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Saturday, October 20, 2012

Chittaranjan Park (Bengali Quarters of Delhi) during Durga Puja

 Last evening I was at Chittaranjan Park (the Bengali Quarters of New Delhi) to witness the Durga Puja (Festival of the Goddess Durga). This festival is celebrated to mark the victory of Goddess Durga over the evil demon Mahisasura. So this festival is celebrated to mark the victory of 'Good over Evil'.

During Durga Puja Chittaranjan Park is in an almost carnival type atmosphere. I visited the Puja Pandal (A temporary structure built to venerate the Goddess) of the Co-operative Park, one of the major spot of celebrations in New Delhi. The streets leading up to the pandal were lighted up with bulbs of different hues.

 The idol of Goddess Durga in the Puja Pandal of Cooperative Park

The worshippers (in huge numbers) were dressed in traditional Bengali attire (Men in either Dhoti/Panjabi or Kurta/Pyjama made of either silk or cotton) (Women in either cotton Jamdani or Baluchari sarees or in silk sarees with the latest designs weaved by tantis (traditional bengali weavers) ! Married ladies also had bangles on their wrists and copius amounts of Sindoor, an orange red powder, on the middle of their head). And yes who could forget the large red bindis on their forehead's !!

The Pandal

Worshipers in front of their deity

Interior decorations of the Pandal

Dhak (Dhols or Drums native to Bengal)

The main pandal in the park which housed the idol of the deity was over 40 feet tall, illuminated in blue lights and was looking heavenly. The interiors of the pandal was also decorated in traditional style. By the time I reached the veneration had just ended and the atmosphere was throbbing with festive intensity. Unfortunately so I missed out on the mantras which are an integral part of Durga Puja.. accompanied by the rhythmic beatings of the dhak (traditional drums), smell of the incense sticks, 'dhoono' and flowers.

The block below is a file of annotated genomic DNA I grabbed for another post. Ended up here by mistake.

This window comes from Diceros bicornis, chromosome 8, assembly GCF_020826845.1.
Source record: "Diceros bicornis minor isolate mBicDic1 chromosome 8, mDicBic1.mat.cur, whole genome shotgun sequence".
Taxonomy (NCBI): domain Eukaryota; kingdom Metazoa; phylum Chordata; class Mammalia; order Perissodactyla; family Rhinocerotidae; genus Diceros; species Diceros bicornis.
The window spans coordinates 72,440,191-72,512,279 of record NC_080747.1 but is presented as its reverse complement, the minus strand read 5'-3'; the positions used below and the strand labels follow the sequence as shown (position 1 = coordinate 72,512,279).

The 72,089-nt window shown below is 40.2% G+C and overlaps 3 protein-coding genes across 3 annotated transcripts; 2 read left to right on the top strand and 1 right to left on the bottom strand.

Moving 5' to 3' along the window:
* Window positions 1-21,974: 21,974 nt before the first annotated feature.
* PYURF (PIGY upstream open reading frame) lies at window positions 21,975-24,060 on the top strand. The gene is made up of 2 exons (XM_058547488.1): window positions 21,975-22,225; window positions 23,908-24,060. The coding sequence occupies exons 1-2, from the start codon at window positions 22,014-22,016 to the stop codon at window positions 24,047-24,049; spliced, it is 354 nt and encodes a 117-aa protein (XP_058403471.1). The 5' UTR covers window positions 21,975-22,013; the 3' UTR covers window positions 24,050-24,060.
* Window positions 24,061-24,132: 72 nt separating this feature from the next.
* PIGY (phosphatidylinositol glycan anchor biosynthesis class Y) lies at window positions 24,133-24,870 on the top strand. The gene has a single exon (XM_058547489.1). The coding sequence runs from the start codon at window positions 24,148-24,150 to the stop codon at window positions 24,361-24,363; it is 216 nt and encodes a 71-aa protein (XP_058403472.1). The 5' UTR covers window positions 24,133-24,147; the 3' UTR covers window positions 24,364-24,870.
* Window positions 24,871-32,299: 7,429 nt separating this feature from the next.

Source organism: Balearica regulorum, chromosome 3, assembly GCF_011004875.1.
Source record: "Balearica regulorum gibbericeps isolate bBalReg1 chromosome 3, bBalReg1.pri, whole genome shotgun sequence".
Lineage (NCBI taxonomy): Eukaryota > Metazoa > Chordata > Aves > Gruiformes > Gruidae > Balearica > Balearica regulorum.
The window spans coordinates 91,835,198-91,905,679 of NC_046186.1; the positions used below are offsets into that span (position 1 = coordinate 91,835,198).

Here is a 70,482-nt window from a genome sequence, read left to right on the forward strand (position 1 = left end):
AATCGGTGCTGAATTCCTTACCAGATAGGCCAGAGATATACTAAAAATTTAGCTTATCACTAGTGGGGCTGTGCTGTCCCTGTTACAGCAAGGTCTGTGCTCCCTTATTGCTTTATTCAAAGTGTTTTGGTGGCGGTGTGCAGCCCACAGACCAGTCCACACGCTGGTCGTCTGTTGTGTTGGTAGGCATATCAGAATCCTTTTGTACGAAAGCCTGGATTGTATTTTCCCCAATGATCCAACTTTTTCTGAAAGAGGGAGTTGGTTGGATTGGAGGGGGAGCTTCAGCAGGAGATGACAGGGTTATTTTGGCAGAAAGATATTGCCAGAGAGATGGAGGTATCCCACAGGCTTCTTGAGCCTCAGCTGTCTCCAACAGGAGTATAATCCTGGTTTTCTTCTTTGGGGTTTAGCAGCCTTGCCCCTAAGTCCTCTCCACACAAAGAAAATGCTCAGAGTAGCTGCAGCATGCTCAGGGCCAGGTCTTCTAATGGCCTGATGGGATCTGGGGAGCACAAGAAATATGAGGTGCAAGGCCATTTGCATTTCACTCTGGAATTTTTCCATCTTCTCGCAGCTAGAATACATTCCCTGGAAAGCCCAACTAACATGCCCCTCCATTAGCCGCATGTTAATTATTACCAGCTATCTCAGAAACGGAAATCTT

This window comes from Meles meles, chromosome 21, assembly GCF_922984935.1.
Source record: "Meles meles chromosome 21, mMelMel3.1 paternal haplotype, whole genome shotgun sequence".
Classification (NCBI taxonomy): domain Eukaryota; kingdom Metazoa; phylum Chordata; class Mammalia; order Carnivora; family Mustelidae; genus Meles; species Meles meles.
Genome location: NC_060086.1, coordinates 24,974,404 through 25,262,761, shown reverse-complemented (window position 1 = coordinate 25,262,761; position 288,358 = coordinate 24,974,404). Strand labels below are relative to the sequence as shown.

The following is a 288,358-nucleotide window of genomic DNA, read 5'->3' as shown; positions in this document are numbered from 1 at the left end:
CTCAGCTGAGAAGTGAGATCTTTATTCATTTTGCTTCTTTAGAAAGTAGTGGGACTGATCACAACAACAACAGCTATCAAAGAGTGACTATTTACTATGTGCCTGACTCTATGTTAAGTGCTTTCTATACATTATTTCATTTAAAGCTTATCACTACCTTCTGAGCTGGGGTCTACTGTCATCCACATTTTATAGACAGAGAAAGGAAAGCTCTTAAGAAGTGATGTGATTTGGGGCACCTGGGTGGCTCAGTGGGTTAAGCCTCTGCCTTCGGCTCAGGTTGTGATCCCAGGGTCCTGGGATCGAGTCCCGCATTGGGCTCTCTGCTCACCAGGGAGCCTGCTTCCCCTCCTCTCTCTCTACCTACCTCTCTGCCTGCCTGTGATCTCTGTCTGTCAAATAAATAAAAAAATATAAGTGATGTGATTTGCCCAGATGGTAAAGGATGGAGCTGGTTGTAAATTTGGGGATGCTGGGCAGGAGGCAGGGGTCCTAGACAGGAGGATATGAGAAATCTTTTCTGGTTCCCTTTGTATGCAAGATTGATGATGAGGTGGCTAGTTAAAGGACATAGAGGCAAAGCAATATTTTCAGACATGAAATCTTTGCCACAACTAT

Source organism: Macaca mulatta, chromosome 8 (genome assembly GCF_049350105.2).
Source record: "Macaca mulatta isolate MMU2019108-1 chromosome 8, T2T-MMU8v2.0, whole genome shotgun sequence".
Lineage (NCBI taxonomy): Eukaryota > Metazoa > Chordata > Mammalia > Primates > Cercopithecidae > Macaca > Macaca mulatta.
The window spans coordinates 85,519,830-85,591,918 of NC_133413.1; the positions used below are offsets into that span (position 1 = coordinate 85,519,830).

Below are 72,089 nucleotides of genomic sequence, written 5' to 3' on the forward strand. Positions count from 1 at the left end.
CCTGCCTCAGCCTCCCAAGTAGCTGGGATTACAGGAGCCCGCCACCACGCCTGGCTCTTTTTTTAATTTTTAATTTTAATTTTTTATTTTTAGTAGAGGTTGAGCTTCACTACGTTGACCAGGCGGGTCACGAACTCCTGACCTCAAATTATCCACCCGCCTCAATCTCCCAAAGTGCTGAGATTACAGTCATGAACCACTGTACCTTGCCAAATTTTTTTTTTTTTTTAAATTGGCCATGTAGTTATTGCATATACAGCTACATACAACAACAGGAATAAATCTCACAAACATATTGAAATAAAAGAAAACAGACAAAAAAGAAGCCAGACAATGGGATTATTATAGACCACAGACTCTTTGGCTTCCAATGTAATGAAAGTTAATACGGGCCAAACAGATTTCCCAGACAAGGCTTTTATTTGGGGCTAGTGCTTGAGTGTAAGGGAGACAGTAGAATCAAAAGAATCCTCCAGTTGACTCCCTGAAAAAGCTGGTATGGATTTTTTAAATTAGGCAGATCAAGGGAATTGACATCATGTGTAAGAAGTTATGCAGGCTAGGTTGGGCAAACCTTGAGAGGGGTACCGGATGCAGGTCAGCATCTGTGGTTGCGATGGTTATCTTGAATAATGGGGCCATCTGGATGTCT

After the veneration is over people move on to the other half of the Durga Puja festivities which involves feasting. Their were numerous stalls serving spicy street food native to Bengal in the pandal and people were lining up to savour them. I decided to walk down the street from the pandal and indulge in the Bengali Market of Chittaranjan Park which serve great Bengali Fare.

Food Stalls in the Puja Pandal

This place will be jam packed from today (Shashti-October 20th 2012) till (Vijay Dashmi-October 24th 2012), the final day of puja. 

Five minutes of walking and I was looking around the market for the various stall owners serving Lip Smacking delicacies. Here, I must tell you that Bengali Market is a typical one you would find in Bengal in the sense that the shops sell food items, groceries, raw fish e.t.c. which are usually found in Bengal. The stall owners come and sit only in the evening and it is that period of the day when you should be visiting this market (any time of the year) if you wish to taste delicious Bengali street food.

Shop in Bengali Market selling Tikkas and Kathi Rolls

Phuchka (Gol Gappa) Seller

Preparing Chur Mur

Some of the street food which was on offer was Phuchka (Gol Gappa's), Chur Mur (A sweet and sour preparation of crushed Gol Gappas, boiled and diced potatoes, chopped onions, cilantro and various spices e.t.c.), Ghugnee (dried yellow or white peas cooked with gravy Bengali style, served with bhujiya as topping), Mughlai Paratha ( a delicious deep fried stuffed bread), Chops, Cutlets e.t.c.



Ghugnee
 
Chicken Mughlai Parotha  being shallow fried on the girdle

An assortment of Bengali Sweets on display. Observe the earthen pots at the bottom of the display. It is known as Mishti Doi (Sweet Curd), a heavenly preparation and also my favourite :)

And yes a food binge in the Bengali Market is always incomplete if you don't sample the Bengali sweets like Mishti Doi, Labanga Latika, Komola Bhog, Rossogolla e.t.c. which are uniquely different from what you will find in the rest of India.

.......

Facts you might want to know -
- Durga pujais an annual Hindu festival in South Asia that celebrates worship of the Hindu goddess Durga. It refers to all the six days observed as Mahalaya, Shashthi, Maha Saptami, Maha Ashtami, Maha Navami and Vijayadashami. The dates of Durga Puja celebrations are set according to the traditional Hindu calendar.
- It is celebrated across the predominantly in the eastern Indian states of West Bengal, Tripura, Assam, Bihar, Jharkhand, Orissa, the rest of india, Nepal, Bangladesh e.t.c.

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